Does an importer of cheap solar water heater devices have an unfair advantage over local manufacturers as they both receive the same subsidy from ESKOM?
This is an extract from an article by Brindaveni Naidoo that appeared in Engineering News on 11/11/11:
"Regulatory constraints, costs and cheap imports are putting strain on local solar water heater (SWH) manufacturers in South Africa, the Sustainable Energy Society of Southern Africa (Sessa) ambassador Irvan Damon said on Friday.
Local SWH manufacturers say they struggle to survive under the Eskom rebate programme, and that it has attracted new entrants to the market, mainly importers, without stimulating demand in the same way.
The difficult operating environment has already led to the closure of the SWH manufacturing facility of Western Cape-based Solardome South Africa. The company was established in 1969, and will now retrench 21 employees.
Solardome MD Tertius Lindenberg said imported products had flooded the market, and believed not enough was being done to protect local manufacturers and ensure a competitive local industry. He said the demand for SWH in South Africa did not justify the costs absorbed by manufacturers. Another Western Cape-based manufacturer, SolarMax, MD Jacques van Dyk also warned that his business would have to close its manufacturing facility next year, if conditions did not improve.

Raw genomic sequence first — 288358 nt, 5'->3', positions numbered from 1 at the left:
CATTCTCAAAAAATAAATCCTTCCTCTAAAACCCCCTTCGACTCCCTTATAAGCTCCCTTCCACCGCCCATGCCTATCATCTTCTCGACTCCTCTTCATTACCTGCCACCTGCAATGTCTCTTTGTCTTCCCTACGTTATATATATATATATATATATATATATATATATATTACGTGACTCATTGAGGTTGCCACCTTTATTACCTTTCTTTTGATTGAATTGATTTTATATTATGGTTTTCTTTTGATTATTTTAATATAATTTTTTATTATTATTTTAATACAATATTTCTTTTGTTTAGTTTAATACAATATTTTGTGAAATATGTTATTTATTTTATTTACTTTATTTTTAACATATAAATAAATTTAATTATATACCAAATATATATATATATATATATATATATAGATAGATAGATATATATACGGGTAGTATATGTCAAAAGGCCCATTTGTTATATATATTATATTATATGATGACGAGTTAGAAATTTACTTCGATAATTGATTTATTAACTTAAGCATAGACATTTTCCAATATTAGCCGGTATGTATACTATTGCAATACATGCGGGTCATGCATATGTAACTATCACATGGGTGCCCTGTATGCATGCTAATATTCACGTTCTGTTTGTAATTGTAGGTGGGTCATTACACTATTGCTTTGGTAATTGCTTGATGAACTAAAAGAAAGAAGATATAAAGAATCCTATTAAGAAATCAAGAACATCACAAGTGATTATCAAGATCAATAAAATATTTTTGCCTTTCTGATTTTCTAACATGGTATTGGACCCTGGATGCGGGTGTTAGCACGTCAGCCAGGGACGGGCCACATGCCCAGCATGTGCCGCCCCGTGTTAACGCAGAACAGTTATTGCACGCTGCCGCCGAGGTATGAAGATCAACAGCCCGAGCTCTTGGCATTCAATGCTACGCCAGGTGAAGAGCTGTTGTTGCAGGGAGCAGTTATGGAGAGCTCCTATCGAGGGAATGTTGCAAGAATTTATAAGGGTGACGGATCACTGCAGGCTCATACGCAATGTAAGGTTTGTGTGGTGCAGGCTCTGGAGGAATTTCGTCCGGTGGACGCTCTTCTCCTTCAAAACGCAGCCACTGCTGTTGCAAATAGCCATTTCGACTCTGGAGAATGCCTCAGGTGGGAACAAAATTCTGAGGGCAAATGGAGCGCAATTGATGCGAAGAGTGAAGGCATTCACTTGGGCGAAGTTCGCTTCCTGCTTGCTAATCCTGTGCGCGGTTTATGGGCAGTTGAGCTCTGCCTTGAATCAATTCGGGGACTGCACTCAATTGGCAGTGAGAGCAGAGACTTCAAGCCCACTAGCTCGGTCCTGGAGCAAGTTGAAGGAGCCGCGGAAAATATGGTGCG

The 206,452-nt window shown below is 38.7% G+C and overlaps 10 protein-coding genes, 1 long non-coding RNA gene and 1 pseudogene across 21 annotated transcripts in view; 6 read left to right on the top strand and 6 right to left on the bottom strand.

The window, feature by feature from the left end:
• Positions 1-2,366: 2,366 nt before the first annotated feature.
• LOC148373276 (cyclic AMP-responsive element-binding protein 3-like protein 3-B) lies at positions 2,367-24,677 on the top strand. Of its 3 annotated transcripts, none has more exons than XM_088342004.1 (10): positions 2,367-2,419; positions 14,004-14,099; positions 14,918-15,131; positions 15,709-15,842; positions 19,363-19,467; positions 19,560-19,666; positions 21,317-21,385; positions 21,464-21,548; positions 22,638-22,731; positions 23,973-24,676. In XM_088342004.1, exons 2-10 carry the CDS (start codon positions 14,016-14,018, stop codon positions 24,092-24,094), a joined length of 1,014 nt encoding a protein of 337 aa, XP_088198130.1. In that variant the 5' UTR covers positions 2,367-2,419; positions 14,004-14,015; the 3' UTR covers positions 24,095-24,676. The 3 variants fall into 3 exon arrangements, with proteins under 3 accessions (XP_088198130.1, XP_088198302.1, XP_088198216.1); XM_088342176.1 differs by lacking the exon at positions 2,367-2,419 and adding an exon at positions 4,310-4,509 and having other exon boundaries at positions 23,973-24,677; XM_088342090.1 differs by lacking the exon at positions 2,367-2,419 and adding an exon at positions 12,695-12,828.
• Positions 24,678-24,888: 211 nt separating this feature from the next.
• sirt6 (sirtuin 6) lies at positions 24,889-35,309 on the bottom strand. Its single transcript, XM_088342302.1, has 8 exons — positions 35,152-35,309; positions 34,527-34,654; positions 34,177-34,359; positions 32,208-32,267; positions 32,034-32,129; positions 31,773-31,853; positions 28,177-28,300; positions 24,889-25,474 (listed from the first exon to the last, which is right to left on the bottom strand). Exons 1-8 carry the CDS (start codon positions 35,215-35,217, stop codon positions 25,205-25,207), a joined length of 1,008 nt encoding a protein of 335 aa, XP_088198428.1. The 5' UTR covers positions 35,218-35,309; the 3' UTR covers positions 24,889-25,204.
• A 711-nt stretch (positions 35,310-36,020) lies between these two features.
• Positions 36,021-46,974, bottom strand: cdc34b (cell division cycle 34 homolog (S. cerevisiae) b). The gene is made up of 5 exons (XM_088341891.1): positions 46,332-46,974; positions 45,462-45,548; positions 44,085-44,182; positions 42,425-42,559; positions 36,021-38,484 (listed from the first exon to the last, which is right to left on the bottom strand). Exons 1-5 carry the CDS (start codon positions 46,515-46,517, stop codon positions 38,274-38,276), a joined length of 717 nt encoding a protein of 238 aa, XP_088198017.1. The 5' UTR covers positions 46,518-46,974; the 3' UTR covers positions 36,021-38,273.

A manufacturer can pay between R70 000 and R100 000 to have a system (solar water heater and the geyser) tested by the South African Bureau of Standards to qualify for the current Eskom rebate programme.
Should any components to a system change, the entire system had to be tested and not just the added component/s, Lindenberg lamented. This also restricted businesses from diversifying their product portfolios, as companies did not have the money to pay for any configurations to products, Van Dyk added.
Damon said smaller SWH companies that purely established their businesses’ bottom line on the premise of the Eskom rebate system would find it difficult to survive. Demand remained low and the market could only absorb 50 low-pressure SWH a month, he said, adding that large SWH companies with the capacity to produce up to 10 000 units a month, were now only producing one-tenth of this amount.
Manufacturers are advocating for the Eskom rebate to be offered only to local manufacturers’ products and not for imported products.
What is your view? Should importers, who do not provide local jobs, enjoy the same subsidies?